Trains, Buses, and Feet

Trains, Buses, and Feet

May 21, 2019

On Tuesday mornings, I catch a 7:30 bus to get to an 8:30 class. This class is roughly 2.5 miles from my apartment.  Why so far? Well, I’m a PhD student in the Harvard-MIT Health Sciences and Technology program, which focuses on integrating clinical experience into an engineering PhD. This involves taking M.D. classes through […]

Educating Myself Out of Education

Educating Myself Out of Education

May 13, 2019

I’m not going to lie to you, I don’t always tell the truth.  When people ask me about MIT, I tend to oversell it. After all, it is one of the best, if not the best, university on the planet, nestled at the top of all international rankings. Once up here, everyone simply expects you to be […]

Advising Advice

Advising Advice

May 13, 2019

At the end of my second year at MIT, I chose to switch to a different advisor, based on our overlapping interests in a specific research area. This turned out to be a great decision, but for many reasons that I hadn’t even remotely thought about when I made the choice. I’m very conscious now […]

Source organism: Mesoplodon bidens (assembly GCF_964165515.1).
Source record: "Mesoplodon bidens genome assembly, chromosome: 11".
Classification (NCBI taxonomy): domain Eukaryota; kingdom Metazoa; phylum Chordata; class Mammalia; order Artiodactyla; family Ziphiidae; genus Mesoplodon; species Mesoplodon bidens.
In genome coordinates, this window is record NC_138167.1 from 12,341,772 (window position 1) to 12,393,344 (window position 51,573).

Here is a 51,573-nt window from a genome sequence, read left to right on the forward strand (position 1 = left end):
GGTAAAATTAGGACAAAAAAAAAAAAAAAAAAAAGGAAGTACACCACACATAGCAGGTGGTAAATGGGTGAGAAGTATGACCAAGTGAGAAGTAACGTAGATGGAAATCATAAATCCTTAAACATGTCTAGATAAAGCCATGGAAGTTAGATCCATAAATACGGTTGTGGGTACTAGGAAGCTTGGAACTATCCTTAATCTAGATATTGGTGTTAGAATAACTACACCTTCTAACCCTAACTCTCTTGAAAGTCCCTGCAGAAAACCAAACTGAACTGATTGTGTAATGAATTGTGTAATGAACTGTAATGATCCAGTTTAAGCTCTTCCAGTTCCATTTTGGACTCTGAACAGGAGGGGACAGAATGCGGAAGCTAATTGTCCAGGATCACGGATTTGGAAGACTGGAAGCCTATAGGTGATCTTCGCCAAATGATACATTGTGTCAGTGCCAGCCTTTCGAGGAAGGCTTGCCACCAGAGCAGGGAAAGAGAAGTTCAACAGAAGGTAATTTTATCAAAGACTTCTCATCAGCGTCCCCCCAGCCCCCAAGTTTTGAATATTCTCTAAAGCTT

A Primer for Understanding ‘Merica

A Primer for Understanding ‘Merica

May 13, 2019

This blog is the continuation of my first blog where I wrote about my first few days in the USA. When I came to the USA from India to attend grad school, I had to learn many cultural norms that were very different from those at home on the other side of the planet. It was a steep […]

A Minor Change for A Major Reward

A Minor Change for A Major Reward

May 6, 2019

I should start a new hobby. I came to this conclusion when my answer to the question, “research + sleep = 24 hours?” was “yes, but not always”. Although finding downtime can be difficult, especially when you are taking courses, it is a necessary part of staying sane and healthy in graduate school. To get […]

Blood, Sweat, and Tears

Blood, Sweat, and Tears

May 6, 2019

Some people choose their PhD projects based on raw scientific curiosity. Some seek buzz words, industry partners, or flashy technology to jumpstart profitable future careers. Some find their projects based on available funding. Me? I chose my project because it had almost killed me. Sepsis. Global killer of millions. Personal nemesis. And my research topic. […]